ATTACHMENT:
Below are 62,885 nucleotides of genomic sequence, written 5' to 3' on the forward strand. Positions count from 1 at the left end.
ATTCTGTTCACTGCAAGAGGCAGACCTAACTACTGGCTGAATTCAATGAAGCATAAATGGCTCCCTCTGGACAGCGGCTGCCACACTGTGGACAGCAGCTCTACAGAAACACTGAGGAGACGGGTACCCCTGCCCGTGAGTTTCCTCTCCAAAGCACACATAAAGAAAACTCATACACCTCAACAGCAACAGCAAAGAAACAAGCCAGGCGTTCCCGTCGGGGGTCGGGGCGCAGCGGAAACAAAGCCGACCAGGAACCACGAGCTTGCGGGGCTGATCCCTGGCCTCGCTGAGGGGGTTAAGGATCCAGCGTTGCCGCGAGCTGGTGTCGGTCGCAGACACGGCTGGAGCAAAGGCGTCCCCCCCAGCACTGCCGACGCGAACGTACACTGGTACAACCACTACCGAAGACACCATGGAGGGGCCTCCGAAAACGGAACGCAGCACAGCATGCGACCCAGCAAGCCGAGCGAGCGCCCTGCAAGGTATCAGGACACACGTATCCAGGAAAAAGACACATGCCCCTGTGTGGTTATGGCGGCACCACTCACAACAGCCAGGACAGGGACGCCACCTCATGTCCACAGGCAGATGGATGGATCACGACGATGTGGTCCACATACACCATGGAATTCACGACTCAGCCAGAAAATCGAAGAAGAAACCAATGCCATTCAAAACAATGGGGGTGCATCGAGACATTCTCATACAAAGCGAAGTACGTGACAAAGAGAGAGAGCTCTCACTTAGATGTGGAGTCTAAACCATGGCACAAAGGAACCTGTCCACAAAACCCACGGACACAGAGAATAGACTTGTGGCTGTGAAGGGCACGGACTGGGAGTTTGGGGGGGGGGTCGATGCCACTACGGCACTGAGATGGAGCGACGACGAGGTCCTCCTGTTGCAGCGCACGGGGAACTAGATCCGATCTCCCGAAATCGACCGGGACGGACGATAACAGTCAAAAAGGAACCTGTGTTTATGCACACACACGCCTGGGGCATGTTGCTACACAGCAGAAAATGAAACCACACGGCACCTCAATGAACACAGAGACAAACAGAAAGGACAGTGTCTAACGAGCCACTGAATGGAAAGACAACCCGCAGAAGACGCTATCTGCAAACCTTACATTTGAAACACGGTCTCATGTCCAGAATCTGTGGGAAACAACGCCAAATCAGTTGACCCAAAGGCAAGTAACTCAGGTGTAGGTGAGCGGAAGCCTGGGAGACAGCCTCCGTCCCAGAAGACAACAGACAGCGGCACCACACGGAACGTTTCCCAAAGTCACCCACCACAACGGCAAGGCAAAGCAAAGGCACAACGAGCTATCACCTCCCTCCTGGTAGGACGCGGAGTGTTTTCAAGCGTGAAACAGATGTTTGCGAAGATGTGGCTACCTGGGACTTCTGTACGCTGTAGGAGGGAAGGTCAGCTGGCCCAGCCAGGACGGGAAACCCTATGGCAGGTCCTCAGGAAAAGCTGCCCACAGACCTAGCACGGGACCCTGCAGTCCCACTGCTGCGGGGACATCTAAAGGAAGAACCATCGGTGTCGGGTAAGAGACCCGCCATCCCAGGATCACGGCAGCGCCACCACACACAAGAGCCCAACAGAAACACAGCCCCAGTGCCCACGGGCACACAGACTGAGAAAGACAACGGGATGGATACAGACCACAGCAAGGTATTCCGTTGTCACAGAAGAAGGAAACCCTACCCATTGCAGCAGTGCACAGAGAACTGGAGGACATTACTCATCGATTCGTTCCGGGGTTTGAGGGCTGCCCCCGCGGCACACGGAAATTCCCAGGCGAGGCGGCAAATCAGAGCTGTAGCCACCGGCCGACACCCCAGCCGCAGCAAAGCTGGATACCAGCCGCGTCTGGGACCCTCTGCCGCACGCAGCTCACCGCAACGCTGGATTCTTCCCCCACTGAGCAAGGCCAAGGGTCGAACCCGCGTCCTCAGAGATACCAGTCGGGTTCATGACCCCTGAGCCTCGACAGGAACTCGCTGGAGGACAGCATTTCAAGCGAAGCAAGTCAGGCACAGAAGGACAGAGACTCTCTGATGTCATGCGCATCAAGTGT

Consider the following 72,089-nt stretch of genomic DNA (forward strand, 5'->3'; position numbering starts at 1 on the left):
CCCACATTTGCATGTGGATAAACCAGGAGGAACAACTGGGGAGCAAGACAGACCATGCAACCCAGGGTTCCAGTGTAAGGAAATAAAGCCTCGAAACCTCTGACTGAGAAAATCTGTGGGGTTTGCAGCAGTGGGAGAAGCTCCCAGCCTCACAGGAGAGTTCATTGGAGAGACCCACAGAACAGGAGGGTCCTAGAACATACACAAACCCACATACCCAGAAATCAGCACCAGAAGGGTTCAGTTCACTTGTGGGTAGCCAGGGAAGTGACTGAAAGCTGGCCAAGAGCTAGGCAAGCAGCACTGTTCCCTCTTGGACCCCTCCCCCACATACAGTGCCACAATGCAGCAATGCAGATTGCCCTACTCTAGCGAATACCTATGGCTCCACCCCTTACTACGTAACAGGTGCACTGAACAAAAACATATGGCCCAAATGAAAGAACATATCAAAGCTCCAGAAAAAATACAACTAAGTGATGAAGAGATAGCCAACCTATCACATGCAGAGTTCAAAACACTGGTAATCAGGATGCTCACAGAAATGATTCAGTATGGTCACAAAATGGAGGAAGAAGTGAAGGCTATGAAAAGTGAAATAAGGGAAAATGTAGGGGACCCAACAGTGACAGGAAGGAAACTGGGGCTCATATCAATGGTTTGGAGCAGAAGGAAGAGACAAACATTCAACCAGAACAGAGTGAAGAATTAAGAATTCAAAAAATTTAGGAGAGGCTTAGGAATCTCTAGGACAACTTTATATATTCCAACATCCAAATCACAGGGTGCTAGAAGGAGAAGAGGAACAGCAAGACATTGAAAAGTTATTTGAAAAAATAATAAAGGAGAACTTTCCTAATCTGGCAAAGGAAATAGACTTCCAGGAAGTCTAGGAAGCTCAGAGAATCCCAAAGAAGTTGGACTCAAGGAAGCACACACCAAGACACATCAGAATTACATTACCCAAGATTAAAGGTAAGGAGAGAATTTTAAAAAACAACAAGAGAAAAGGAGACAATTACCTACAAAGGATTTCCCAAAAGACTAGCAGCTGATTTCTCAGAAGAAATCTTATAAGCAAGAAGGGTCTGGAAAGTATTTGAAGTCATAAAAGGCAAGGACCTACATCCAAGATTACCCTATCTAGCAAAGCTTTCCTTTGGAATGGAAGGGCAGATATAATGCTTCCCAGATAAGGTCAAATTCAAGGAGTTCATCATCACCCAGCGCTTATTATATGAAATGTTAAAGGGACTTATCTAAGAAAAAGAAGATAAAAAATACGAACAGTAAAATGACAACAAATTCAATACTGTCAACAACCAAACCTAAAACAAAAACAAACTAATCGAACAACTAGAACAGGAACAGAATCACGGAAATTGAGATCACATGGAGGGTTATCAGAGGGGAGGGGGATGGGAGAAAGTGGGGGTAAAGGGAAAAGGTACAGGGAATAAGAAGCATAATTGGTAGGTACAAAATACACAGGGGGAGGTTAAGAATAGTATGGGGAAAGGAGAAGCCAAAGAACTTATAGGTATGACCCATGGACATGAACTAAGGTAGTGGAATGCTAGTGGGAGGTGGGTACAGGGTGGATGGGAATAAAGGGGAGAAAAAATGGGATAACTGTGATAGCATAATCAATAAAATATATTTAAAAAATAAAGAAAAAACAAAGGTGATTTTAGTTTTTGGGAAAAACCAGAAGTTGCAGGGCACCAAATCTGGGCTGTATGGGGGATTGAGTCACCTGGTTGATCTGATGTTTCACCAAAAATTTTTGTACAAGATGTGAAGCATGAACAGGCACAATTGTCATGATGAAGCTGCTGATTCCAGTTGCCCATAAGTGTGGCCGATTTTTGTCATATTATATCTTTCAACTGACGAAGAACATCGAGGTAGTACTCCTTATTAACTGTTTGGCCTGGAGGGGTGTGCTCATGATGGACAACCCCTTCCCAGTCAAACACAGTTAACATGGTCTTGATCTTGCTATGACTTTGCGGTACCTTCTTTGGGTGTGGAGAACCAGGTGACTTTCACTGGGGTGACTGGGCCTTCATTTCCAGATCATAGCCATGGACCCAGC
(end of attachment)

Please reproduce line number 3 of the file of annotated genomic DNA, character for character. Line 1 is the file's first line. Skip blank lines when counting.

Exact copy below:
Consider the following 72,089-nt stretch of genomic DNA (forward strand, 5'->3'; position numbering starts at 1 on the left):